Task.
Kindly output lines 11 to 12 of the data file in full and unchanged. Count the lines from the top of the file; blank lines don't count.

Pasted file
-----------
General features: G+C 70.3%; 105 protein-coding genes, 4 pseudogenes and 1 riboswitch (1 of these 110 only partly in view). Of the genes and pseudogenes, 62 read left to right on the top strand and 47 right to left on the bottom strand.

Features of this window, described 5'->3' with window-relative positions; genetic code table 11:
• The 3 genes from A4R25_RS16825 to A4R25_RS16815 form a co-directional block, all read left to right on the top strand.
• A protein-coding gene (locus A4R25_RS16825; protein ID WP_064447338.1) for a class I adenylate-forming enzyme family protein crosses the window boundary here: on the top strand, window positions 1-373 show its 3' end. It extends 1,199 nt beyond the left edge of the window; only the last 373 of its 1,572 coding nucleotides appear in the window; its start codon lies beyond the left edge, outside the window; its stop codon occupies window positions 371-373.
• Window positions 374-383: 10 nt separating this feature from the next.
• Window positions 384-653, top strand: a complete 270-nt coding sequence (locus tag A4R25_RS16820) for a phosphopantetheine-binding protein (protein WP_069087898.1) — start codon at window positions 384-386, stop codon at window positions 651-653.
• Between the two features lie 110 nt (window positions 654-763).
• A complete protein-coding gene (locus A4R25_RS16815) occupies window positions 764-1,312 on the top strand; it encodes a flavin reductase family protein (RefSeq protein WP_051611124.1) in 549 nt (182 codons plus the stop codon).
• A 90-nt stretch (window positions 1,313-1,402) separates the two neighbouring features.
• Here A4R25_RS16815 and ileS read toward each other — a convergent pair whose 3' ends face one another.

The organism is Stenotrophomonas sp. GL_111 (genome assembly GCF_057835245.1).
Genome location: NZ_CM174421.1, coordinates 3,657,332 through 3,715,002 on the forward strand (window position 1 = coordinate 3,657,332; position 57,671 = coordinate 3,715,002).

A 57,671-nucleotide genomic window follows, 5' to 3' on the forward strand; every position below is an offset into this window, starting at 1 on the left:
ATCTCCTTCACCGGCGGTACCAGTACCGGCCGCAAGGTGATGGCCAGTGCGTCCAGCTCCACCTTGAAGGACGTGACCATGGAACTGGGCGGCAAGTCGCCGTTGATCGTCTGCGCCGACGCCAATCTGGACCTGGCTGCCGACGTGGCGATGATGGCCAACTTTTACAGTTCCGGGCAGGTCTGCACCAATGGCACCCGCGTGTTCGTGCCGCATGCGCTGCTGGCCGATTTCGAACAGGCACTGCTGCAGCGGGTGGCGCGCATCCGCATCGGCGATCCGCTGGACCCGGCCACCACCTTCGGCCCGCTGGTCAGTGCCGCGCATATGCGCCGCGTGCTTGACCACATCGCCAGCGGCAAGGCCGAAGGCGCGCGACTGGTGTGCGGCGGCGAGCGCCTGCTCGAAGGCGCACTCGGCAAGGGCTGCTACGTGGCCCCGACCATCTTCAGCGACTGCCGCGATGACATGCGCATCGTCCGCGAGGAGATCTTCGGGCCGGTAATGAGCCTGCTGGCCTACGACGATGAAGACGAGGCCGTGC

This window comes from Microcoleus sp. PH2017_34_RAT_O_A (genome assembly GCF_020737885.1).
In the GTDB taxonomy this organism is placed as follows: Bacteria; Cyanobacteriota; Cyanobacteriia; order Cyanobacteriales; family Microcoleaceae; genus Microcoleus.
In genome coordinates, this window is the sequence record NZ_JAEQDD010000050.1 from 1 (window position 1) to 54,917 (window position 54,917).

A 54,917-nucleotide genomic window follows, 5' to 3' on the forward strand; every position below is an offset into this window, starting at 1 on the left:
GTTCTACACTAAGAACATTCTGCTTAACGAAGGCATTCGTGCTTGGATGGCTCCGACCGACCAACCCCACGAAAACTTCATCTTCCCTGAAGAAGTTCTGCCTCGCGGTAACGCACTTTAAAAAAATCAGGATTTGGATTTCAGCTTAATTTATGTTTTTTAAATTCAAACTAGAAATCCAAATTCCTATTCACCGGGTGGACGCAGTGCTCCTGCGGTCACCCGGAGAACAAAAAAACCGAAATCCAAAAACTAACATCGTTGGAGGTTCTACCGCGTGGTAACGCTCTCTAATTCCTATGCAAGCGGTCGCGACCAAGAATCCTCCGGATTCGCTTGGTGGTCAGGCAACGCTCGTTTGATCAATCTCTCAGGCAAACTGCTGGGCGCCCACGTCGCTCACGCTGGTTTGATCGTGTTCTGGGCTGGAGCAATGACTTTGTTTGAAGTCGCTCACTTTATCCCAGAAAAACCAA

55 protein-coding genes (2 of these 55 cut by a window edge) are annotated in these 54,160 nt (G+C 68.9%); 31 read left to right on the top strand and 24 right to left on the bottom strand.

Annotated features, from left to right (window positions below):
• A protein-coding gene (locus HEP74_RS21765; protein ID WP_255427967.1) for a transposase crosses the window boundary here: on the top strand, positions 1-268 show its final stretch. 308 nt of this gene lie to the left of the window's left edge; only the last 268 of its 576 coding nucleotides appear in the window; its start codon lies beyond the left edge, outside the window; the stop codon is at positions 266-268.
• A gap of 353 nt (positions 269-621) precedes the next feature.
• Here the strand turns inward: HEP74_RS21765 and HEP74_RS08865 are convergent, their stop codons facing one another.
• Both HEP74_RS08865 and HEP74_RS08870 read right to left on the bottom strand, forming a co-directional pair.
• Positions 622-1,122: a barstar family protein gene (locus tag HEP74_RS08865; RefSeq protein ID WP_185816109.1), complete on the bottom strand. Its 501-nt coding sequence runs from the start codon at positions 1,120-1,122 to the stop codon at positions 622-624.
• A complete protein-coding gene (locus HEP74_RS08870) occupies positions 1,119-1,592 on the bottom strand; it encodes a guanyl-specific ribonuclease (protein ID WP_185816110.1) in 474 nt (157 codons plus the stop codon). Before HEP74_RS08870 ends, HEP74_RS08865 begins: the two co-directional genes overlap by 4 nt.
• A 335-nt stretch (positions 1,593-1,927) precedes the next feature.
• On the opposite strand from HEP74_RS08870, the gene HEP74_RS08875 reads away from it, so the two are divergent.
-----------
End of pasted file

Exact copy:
The organism is Stenotrophomonas sp. GL_111 (genome assembly GCF_057835245.1).
Genome location: NZ_CM174421.1, coordinates 3,657,332 through 3,715,002 on the forward strand (window position 1 = coordinate 3,657,332; position 57,671 = coordinate 3,715,002).